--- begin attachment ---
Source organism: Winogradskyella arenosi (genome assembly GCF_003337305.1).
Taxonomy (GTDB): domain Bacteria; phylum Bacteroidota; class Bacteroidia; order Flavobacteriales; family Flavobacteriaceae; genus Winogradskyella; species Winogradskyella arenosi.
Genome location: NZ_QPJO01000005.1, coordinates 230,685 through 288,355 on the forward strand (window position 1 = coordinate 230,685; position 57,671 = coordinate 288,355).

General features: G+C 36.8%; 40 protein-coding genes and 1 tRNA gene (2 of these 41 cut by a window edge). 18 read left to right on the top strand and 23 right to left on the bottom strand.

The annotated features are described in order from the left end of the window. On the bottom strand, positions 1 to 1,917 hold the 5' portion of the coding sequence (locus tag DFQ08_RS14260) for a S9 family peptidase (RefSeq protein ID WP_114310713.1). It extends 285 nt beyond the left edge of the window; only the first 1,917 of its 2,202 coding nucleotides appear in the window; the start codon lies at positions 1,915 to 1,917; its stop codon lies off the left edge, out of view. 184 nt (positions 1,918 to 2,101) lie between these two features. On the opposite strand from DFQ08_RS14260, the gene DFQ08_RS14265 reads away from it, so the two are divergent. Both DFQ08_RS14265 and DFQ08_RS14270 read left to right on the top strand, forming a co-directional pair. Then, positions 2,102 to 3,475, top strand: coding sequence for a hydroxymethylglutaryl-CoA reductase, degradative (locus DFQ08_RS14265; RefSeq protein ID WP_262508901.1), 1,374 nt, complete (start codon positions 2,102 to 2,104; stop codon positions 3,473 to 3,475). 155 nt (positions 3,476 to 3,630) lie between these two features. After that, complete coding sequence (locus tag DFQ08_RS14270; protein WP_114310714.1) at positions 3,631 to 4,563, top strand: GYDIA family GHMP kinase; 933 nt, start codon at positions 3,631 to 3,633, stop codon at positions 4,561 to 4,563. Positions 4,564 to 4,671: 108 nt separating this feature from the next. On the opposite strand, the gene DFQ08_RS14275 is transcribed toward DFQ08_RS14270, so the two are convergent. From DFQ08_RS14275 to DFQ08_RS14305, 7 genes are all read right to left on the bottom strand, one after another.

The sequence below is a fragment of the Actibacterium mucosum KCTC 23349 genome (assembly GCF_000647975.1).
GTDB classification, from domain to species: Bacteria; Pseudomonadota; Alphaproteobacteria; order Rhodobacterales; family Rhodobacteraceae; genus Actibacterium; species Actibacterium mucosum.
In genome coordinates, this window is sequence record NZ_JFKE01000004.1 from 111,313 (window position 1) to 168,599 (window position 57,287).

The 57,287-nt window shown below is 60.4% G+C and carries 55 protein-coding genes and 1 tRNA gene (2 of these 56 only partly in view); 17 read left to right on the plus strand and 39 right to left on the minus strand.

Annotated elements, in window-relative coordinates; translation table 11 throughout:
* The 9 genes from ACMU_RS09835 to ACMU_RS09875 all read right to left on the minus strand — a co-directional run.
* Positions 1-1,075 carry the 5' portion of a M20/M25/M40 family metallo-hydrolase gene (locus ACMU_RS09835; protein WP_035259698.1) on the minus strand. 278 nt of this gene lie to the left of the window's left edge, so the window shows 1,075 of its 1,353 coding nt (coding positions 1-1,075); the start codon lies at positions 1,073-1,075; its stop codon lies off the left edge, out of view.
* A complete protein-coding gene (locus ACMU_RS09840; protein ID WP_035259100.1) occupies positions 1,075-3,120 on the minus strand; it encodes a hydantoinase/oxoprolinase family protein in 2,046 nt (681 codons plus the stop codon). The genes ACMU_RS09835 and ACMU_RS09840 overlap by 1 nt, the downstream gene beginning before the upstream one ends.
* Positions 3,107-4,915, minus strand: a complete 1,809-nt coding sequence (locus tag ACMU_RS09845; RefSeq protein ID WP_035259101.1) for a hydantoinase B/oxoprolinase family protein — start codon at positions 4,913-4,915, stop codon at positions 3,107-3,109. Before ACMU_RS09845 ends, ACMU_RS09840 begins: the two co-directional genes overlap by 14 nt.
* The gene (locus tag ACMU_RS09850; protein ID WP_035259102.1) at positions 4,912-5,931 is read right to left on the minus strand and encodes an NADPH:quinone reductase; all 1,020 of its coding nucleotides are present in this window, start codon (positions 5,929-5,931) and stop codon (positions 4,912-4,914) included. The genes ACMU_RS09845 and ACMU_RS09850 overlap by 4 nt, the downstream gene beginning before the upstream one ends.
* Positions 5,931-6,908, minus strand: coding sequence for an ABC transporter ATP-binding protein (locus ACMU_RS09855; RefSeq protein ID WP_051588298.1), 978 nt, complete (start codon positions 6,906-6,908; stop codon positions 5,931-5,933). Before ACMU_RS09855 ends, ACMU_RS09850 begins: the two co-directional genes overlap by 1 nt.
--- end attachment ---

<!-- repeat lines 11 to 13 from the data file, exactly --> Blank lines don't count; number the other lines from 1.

* The 9 genes from ACMU_RS09835 to ACMU_RS09875 all read right to left on the minus strand — a co-directional run.
* Positions 1-1,075 carry the 5' portion of a M20/M25/M40 family metallo-hydrolase gene (locus ACMU_RS09835; protein WP_035259698.1) on the minus strand. 278 nt of this gene lie to the left of the window's left edge, so the window shows 1,075 of its 1,353 coding nt (coding positions 1-1,075); the start codon lies at positions 1,073-1,075; its stop codon lies off the left edge, out of view.
* A complete protein-coding gene (locus ACMU_RS09840; protein ID WP_035259100.1) occupies positions 1,075-3,120 on the minus strand; it encodes a hydantoinase/oxoprolinase family protein in 2,046 nt (681 codons plus the stop codon). The genes ACMU_RS09835 and ACMU_RS09840 overlap by 1 nt, the downstream gene beginning before the upstream one ends.